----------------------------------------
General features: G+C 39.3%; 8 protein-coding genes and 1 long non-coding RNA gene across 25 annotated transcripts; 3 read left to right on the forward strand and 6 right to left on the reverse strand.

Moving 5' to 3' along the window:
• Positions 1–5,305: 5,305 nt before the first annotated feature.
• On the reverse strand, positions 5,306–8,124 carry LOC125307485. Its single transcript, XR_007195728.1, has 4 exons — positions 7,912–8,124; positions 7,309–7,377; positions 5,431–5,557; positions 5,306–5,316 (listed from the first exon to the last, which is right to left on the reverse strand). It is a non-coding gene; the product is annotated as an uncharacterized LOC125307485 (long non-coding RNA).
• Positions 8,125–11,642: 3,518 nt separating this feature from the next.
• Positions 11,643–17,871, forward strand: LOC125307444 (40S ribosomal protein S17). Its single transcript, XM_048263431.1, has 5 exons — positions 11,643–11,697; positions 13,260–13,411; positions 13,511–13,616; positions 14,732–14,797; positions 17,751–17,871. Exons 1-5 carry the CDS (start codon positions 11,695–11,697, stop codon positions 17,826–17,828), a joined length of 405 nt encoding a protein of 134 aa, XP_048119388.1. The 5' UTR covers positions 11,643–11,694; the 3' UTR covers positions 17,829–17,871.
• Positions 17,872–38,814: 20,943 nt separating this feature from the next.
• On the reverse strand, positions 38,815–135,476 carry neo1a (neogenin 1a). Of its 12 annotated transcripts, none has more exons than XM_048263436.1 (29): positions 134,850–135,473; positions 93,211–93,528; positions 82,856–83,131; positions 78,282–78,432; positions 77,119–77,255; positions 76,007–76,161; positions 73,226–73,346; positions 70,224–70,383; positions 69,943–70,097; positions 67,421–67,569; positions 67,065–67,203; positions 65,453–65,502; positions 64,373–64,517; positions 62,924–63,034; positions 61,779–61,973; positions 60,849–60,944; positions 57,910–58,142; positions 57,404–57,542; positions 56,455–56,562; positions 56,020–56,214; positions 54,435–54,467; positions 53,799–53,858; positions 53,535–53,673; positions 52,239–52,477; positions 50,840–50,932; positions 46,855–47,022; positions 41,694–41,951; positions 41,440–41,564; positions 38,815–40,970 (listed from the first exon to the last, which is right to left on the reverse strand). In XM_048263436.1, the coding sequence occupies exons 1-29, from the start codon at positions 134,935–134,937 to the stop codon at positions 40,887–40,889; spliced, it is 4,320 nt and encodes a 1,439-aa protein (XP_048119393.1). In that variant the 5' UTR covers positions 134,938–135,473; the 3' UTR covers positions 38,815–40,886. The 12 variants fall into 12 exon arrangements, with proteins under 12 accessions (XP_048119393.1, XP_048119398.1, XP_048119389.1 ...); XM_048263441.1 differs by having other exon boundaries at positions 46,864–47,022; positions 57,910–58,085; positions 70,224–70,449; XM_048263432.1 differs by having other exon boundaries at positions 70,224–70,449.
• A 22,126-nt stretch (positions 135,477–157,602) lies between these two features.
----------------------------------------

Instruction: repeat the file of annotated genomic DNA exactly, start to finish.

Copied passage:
General features: G+C 39.3%; 8 protein-coding genes and 1 long non-coding RNA gene across 25 annotated transcripts; 3 read left to right on the forward strand and 6 right to left on the reverse strand.

Moving 5' to 3' along the window:
• Positions 1–5,305: 5,305 nt before the first annotated feature.
• On the reverse strand, positions 5,306–8,124 carry LOC125307485. Its single transcript, XR_007195728.1, has 4 exons — positions 7,912–8,124; positions 7,309–7,377; positions 5,431–5,557; positions 5,306–5,316 (listed from the first exon to the last, which is right to left on the reverse strand). It is a non-coding gene; the product is annotated as an uncharacterized LOC125307485 (long non-coding RNA).
• Positions 8,125–11,642: 3,518 nt separating this feature from the next.
• Positions 11,643–17,871, forward strand: LOC125307444 (40S ribosomal protein S17). Its single transcript, XM_048263431.1, has 5 exons — positions 11,643–11,697; positions 13,260–13,411; positions 13,511–13,616; positions 14,732–14,797; positions 17,751–17,871. Exons 1-5 carry the CDS (start codon positions 11,695–11,697, stop codon positions 17,826–17,828), a joined length of 405 nt encoding a protein of 134 aa, XP_048119388.1. The 5' UTR covers positions 11,643–11,694; the 3' UTR covers positions 17,829–17,871.
• Positions 17,872–38,814: 20,943 nt separating this feature from the next.
• On the reverse strand, positions 38,815–135,476 carry neo1a (neogenin 1a). Of its 12 annotated transcripts, none has more exons than XM_048263436.1 (29): positions 134,850–135,473; positions 93,211–93,528; positions 82,856–83,131; positions 78,282–78,432; positions 77,119–77,255; positions 76,007–76,161; positions 73,226–73,346; positions 70,224–70,383; positions 69,943–70,097; positions 67,421–67,569; positions 67,065–67,203; positions 65,453–65,502; positions 64,373–64,517; positions 62,924–63,034; positions 61,779–61,973; positions 60,849–60,944; positions 57,910–58,142; positions 57,404–57,542; positions 56,455–56,562; positions 56,020–56,214; positions 54,435–54,467; positions 53,799–53,858; positions 53,535–53,673; positions 52,239–52,477; positions 50,840–50,932; positions 46,855–47,022; positions 41,694–41,951; positions 41,440–41,564; positions 38,815–40,970 (listed from the first exon to the last, which is right to left on the reverse strand). In XM_048263436.1, the coding sequence occupies exons 1-29, from the start codon at positions 134,935–134,937 to the stop codon at positions 40,887–40,889; spliced, it is 4,320 nt and encodes a 1,439-aa protein (XP_048119393.1). In that variant the 5' UTR covers positions 134,938–135,473; the 3' UTR covers positions 38,815–40,886. The 12 variants fall into 12 exon arrangements, with proteins under 12 accessions (XP_048119393.1, XP_048119398.1, XP_048119389.1 ...); XM_048263441.1 differs by having other exon boundaries at positions 46,864–47,022; positions 57,910–58,085; positions 70,224–70,449; XM_048263432.1 differs by having other exon boundaries at positions 70,224–70,449.
• A 22,126-nt stretch (positions 135,477–157,602) lies between these two features.